Skip to main content

Randall Moore/The Globe and Mail

Canada's claim to energy superpower status rings hollow because the country is a laggard when it comes to developing and exporting its own technology, according to a new report.

The country is falling dangerously behind in the multibillion-dollar global energy technology race, hobbled by "piecemeal and fragmented" government policies and programs, says the report by the Mowat Centre at the University of Toronto, slated to be released Thursday.

"Becoming an energy superpower requires more than just taking things out of the ground and selling them around the world," concludes the report by Mowat energy policy associate Tatiana Khanberg. "What is missing is energy technology."

Canada will never be a global leader if it can't match its extraction prowess with technology leadership, Ms. Khanberg argues.

"The transition from technology follower to technology leader will not happen overnight," the report points out. "It requires a long-term commitment of both resources and political will."

To begin with, Canada should put technology at the heart of a new national energy strategy, focused on helping the world transition to lower carbon energy, added Mowat Centre director Matthew Mendelsohn.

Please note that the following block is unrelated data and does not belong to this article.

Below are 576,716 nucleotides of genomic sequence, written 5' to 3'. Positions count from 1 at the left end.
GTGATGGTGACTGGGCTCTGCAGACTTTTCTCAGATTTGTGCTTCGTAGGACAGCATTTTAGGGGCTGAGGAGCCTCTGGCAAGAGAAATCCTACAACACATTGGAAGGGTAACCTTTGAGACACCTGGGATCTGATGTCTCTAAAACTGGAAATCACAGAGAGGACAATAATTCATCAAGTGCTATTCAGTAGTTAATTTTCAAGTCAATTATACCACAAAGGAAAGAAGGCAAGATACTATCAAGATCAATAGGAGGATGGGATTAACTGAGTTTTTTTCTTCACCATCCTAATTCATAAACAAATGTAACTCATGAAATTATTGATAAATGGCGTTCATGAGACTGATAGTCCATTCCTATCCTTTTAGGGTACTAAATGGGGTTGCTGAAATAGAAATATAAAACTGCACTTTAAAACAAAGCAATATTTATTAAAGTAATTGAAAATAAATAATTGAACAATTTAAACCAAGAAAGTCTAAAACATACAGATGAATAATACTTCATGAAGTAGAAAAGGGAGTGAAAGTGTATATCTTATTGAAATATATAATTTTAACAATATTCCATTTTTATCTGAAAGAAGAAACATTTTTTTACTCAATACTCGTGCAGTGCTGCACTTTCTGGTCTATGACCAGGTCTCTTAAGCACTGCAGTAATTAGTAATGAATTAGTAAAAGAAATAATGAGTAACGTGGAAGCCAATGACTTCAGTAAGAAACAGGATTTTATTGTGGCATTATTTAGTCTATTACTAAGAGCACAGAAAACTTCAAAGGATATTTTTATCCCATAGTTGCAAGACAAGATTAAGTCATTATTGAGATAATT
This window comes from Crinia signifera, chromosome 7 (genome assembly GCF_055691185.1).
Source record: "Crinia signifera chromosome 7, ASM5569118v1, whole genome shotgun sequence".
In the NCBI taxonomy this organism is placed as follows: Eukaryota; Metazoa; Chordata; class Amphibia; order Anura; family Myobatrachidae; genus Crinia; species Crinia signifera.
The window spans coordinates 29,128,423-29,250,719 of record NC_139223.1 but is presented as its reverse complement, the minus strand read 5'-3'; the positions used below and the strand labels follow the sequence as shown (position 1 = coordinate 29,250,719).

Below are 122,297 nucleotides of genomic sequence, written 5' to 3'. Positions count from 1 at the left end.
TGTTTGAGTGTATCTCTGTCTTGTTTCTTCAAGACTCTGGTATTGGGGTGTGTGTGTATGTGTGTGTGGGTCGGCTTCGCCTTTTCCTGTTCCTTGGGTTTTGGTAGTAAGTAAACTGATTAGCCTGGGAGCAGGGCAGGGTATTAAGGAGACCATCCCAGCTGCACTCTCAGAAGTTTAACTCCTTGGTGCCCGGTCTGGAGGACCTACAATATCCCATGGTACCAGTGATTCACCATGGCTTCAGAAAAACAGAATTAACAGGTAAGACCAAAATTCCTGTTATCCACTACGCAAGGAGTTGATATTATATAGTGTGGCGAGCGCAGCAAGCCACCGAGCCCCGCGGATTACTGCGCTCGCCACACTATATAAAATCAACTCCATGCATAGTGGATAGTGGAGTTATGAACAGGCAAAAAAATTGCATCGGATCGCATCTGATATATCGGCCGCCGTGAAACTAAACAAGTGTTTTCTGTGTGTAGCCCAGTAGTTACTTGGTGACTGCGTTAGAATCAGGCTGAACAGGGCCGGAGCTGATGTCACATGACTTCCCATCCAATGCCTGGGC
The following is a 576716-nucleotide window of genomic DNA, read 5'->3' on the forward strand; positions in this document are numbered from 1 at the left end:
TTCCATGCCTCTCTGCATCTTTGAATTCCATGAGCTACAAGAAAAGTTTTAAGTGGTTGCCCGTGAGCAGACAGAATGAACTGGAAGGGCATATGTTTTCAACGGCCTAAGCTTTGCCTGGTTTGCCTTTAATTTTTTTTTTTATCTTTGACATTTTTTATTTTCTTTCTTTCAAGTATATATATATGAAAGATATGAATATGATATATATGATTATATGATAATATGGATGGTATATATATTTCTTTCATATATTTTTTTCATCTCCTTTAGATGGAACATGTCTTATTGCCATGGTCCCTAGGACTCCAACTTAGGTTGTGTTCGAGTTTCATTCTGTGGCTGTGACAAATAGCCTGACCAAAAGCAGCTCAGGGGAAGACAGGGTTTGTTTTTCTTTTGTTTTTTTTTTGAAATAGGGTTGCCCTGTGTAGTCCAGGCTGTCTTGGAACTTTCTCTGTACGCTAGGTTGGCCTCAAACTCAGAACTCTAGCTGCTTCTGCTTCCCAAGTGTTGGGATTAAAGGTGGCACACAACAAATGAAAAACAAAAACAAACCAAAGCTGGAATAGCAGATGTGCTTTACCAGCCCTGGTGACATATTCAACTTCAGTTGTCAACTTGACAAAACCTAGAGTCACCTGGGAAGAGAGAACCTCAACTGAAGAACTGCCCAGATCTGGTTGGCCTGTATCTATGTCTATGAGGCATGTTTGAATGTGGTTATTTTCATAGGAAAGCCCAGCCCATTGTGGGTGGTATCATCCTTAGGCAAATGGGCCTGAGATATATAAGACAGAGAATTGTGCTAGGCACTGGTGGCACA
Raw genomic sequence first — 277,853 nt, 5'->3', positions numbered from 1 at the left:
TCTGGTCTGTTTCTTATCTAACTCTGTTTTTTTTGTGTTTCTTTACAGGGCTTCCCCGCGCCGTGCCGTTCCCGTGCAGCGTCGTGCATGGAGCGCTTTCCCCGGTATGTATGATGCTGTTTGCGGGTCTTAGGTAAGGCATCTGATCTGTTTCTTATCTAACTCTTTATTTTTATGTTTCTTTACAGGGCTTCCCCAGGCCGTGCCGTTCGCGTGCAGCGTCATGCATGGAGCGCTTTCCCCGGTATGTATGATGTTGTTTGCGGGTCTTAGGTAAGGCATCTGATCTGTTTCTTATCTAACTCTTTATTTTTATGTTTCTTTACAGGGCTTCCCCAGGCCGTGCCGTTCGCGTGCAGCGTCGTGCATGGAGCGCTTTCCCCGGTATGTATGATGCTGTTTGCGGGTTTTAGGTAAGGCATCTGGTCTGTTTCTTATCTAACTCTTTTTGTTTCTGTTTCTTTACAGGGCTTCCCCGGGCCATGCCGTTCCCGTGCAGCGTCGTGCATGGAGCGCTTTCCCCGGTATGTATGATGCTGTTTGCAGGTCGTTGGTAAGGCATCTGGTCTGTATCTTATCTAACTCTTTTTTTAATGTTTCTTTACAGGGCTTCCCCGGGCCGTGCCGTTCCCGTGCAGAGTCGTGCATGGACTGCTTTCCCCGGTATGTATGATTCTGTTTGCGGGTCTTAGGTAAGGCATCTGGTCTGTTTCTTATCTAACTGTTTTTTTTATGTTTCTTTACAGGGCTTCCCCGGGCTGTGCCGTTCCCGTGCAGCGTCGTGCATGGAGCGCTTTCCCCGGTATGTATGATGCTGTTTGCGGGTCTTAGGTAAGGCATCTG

"The world is evolving to cleaner forms of energy and we don't have the technology to support that," he said. "There's no reason why Canada shouldn't be thinking of itself as an energy superpower in a different way."

Ottawa and the provinces must also invest public money in a focused way in technologies such as smart-grid management, energy storage and unconventional oil extraction, he said.

If it works, technology could become the glue that binds the country in a new energy strategy, helping to offset regional tensions, such as the B.C.-Alberta dispute about the proposed Northern Gateway oil pipeline, Ms. Khanberg suggested.

Mr. Mendelsohn said next week's meeting of provincial energy ministers in Charlottetown is a perfect opportunity to put the issue of energy technology on the table. "There are lots of people interested in whether our enormous energy natural resources can be turned into greater strategic economic advantage," he said.

Echoing one of the key conclusions of last year's federal Jenkins report on research-and-development spending, the report urges more direct government funding of energy technology development and less emphasis on indirect measures, including tax credits or programs such as Ontario's costly feed-in tariff regime.

The report also recommends creating a new federal energy department to host these R&D efforts, merging scattered current programs, setting long-term R&D spending targets and providing new funding for Sustainable Development Technology Canada's clean-tech fund.

The report paints a sobering picture of the current status of energy technology R&D in Canada, including low levels of private investment, a meagre track record of technology innovation and a growing technology trade deficit.

Canada spends a lot on energy R&D relative to the size of its economy, but it scored much lower in such measures as clean-tech patents and exporting homegrown products. In wind technology alone, Canada had an $833-million trade deficit, according to a 2011 Conference Board of Canada study.